When you’re starting in music and trying to get an act started and career on the move there are mistakes that everyone makes and eventually learns to avoid. These mistakes can happen at whatever stage you are in the process of your music, from learning to play your songs live to getting views on your social media and press.
One of the main mistakes that everyone makes is rushing through your projects. Even when learning a song or an instrument, it is important to be patient and slow down your learning process; break it into sections and steps. For example, if you are learning a song, learn a first part, maybe the intro, then move on to the verse and then to the chorus but only when you have mastered the part before that. Patience is important during the mixing and mastering part of music as well as in the promoting you need to make for your band. Do not rush into your social media and press. Also, make sure you have an up-to-date website and that everything is clear and concise. A good tactic that could turn out really useful is having a checklist when you are updating your website and social media profiles. For example, have a list that reminds you that you need to use hashtags, post links and that you need to give an update about your band. This kind of approach to things along with patience and getting things done by steps rather than all at once can really help growing in music.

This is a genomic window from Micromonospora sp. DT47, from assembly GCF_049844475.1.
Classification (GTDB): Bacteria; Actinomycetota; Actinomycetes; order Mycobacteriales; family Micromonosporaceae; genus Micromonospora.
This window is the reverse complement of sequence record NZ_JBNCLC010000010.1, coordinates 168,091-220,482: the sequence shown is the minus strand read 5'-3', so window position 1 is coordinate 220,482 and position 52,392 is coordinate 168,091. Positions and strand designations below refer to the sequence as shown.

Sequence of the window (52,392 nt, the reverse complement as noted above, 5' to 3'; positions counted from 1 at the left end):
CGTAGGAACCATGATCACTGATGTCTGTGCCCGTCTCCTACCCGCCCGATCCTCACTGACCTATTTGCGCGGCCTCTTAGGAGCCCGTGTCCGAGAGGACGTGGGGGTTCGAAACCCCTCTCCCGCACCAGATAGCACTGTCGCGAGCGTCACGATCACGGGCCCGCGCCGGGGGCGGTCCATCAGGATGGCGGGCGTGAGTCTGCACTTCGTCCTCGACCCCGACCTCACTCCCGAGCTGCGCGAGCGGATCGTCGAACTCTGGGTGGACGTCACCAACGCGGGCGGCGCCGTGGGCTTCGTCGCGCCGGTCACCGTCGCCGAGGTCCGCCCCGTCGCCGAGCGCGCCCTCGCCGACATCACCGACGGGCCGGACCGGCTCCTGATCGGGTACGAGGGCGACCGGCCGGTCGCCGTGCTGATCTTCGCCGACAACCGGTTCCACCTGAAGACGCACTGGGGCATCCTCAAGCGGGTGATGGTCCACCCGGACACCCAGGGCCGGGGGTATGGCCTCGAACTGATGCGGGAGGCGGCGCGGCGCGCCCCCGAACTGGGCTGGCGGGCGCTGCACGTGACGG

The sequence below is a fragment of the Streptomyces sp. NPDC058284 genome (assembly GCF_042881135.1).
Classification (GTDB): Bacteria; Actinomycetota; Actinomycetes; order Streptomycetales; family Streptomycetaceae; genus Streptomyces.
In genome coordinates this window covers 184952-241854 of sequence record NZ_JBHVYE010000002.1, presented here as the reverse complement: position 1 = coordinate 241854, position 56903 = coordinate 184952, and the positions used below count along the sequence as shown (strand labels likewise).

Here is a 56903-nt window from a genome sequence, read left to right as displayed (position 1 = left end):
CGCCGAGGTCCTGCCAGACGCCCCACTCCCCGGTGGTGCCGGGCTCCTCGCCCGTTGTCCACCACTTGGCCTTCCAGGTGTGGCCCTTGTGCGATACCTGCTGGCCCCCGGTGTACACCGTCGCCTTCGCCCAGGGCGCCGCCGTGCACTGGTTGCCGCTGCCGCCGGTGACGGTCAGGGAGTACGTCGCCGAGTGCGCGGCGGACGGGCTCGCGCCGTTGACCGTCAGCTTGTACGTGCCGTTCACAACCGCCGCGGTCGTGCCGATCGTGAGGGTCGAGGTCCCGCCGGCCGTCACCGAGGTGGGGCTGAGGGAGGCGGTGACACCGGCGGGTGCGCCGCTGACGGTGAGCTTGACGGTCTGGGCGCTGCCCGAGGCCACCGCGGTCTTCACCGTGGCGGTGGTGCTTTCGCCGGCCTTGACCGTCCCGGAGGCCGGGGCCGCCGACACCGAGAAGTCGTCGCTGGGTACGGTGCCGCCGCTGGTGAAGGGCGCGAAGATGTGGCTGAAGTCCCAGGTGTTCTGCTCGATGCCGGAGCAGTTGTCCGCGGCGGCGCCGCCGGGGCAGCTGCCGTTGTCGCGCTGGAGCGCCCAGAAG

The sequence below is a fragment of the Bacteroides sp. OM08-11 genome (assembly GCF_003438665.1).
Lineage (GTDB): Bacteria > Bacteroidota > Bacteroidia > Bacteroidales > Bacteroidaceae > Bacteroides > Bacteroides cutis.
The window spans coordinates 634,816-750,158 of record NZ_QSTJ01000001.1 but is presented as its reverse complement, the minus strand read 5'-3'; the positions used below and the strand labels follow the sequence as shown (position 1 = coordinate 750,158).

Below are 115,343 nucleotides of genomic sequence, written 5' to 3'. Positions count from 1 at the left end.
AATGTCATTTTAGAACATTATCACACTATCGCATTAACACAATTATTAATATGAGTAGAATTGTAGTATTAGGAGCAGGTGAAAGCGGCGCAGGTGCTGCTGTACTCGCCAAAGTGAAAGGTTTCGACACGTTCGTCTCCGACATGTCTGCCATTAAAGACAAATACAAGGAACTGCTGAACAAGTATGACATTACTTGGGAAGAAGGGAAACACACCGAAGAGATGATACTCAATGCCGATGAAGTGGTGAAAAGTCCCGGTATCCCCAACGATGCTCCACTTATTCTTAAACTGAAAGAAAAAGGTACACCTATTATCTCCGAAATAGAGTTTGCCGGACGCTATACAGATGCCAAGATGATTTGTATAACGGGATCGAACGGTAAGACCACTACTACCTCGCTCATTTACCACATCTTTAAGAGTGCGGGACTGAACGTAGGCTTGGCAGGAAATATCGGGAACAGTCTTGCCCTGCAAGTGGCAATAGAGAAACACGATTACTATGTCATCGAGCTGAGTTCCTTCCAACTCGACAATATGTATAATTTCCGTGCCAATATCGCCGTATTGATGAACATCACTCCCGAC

Something that musicians easily fall into is leaving concert promotions to the last moment. Your social media is something that needs to be thought about early in the process, if you have a gig it is necessary that your local press is advised and that your profiles and websites are up to date and have clear directions and indications on how to be at the event.
When building promotion and using your social media, try to leave your ego aside as much as possible. Don’t let people constantly know about your political and social views,however, beware to not fall into using your social media just for promotions and posting about yourself, your gigs, your press. What you could do instead is work together with the musicians in your scene, let your fans know what you listen to and what gigs you go to. Competition and jealousy is something to avoid in the music scene, you need to consider that anyone in the scene could potentially help you or you could help him.
One of the tools that is left out the most is writing thank you notes to the people who gave you the gig or the interview; not many people thank promoters and venue owners. It is not a written rule but if you thank someone he is certainly most likely to remember you in further occasions where maybe your set up is needed. In doing this, don’t forget to consider all fans, meaning that you don’t have to always impress certain people.
All these mistakes have been made by any musician either one at the time or even all at once, it’s never too late to start using this approach in your music career and plan out things one by one giving the right attention to each one of them.